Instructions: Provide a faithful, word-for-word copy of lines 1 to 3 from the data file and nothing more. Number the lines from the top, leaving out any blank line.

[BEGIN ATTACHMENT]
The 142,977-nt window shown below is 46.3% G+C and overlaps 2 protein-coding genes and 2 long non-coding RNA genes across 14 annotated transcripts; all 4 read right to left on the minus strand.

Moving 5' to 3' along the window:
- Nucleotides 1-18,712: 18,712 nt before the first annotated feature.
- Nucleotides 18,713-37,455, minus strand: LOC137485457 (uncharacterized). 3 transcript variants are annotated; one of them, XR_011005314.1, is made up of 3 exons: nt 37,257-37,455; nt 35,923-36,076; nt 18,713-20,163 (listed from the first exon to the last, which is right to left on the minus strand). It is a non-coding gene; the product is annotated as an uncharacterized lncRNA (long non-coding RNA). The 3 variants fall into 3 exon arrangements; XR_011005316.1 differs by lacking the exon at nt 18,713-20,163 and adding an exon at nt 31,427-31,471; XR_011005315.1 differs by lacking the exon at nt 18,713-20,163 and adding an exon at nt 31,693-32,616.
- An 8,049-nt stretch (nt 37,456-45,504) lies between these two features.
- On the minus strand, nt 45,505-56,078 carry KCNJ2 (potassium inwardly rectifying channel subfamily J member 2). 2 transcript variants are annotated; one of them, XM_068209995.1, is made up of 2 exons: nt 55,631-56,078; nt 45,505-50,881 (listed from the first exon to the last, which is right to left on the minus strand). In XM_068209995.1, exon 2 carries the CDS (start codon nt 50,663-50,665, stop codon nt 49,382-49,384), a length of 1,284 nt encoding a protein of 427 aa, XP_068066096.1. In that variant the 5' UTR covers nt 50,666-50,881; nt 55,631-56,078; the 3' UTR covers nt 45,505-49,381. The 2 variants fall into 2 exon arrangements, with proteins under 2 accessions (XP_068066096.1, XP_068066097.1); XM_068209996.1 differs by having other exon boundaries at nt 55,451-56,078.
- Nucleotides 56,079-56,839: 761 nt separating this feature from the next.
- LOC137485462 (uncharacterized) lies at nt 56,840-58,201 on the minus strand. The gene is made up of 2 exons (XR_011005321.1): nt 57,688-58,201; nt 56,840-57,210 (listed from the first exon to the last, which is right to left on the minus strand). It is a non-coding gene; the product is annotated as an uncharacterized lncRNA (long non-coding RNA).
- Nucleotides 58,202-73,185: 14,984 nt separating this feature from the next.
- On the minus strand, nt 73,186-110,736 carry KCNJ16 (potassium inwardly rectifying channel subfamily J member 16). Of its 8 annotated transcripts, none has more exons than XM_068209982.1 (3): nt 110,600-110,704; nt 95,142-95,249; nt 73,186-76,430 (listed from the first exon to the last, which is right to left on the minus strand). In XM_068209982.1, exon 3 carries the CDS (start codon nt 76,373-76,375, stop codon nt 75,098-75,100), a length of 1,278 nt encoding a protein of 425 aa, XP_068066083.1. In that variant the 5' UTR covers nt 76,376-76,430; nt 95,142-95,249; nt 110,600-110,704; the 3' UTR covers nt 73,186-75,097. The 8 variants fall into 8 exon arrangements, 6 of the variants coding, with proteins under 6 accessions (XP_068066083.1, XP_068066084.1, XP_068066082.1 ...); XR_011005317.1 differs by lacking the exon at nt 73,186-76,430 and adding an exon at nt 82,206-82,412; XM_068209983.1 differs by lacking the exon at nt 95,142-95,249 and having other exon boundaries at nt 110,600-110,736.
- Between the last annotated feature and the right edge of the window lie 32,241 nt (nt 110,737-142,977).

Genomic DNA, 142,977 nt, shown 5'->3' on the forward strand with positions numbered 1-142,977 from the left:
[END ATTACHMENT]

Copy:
The 142,977-nt window shown below is 46.3% G+C and overlaps 2 protein-coding genes and 2 long non-coding RNA genes across 14 annotated transcripts; all 4 read right to left on the minus strand.

Moving 5' to 3' along the window:
- Nucleotides 1-18,712: 18,712 nt before the first annotated feature.